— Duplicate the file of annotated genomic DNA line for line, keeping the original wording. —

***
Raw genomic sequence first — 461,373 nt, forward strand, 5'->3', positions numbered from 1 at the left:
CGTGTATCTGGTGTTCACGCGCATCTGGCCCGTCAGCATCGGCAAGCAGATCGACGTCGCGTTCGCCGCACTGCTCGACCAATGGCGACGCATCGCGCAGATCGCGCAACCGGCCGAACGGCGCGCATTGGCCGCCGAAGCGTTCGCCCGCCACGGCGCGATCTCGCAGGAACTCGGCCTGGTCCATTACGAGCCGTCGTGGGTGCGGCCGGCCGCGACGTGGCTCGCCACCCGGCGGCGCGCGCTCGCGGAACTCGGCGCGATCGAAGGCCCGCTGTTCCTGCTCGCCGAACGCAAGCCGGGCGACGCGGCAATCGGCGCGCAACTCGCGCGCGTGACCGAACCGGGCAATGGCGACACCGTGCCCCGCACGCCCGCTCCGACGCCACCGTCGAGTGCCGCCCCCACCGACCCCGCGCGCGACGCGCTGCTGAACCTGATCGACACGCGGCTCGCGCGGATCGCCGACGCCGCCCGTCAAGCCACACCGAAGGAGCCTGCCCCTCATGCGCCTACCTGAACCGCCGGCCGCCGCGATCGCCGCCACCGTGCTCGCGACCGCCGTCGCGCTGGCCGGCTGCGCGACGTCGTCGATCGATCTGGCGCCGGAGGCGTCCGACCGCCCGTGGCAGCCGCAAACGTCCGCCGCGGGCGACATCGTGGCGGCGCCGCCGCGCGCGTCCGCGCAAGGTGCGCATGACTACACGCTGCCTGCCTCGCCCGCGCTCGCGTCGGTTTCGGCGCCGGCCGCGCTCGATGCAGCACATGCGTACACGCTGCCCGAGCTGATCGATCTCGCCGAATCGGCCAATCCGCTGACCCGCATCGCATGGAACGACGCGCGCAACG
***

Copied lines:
Raw genomic sequence first — 461,373 nt, forward strand, 5'->3', positions numbered from 1 at the left:
CGTGTATCTGGTGTTCACGCGCATCTGGCCCGTCAGCATCGGCAAGCAGATCGACGTCGCGTTCGCCGCACTGCTCGACCAATGGCGACGCATCGCGCAGATCGCGCAACCGGCCGAACGGCGCGCATTGGCCGCCGAAGCGTTCGCCCGCCACGGCGCGATCTCGCAGGAACTCGGCCTGGTCCATTACGAGCCGTCGTGGGTGCGGCCGGCCGCGACGTGGCTCGCCACCCGGCGGCGCGCGCTCGCGGAACTCGGCGCGATCGAAGGCCCGCTGTTCCTGCTCGCCGAACGCAAGCCGGGCGACGCGGCAATCGGCGCGCAACTCGCGCGCGTGACCGAACCGGGCAATGGCGACACCGTGCCCCGCACGCCCGCTCCGACGCCACCGTCGAGTGCCGCCCCCACCGACCCCGCGCGCGACGCGCTGCTGAACCTGATCGACACGCGGCTCGCGCGGATCGCCGACGCCGCCCGTCAAGCCACACCGAAGGAGCCTGCCCCTCATGCGCCTACCTGAACCGCCGGCCGCCGCGATCGCCGCCACCGTGCTCGCGACCGCCGTCGCGCTGGCCGGCTGCGCGACGTCGTCGATCGATCTGGCGCCGGAGGCGTCCGACCGCCCGTGGCAGCCGCAAACGTCCGCCGCGGGCGACATCGTGGCGGCGCCGCCGCGCGCGTCCGCGCAAGGTGCGCATGACTACACGCTGCCTGCCTCGCCCGCGCTCGCGTCGGTTTCGGCGCCGGCCGCGCTCGATGCAGCACATGCGTACACGCTGCCCGAGCTGATCGATCTCGCCGAATCGGCCAATCCGCTGACCCGCATCGCATGGAACGACGCGCGCAACG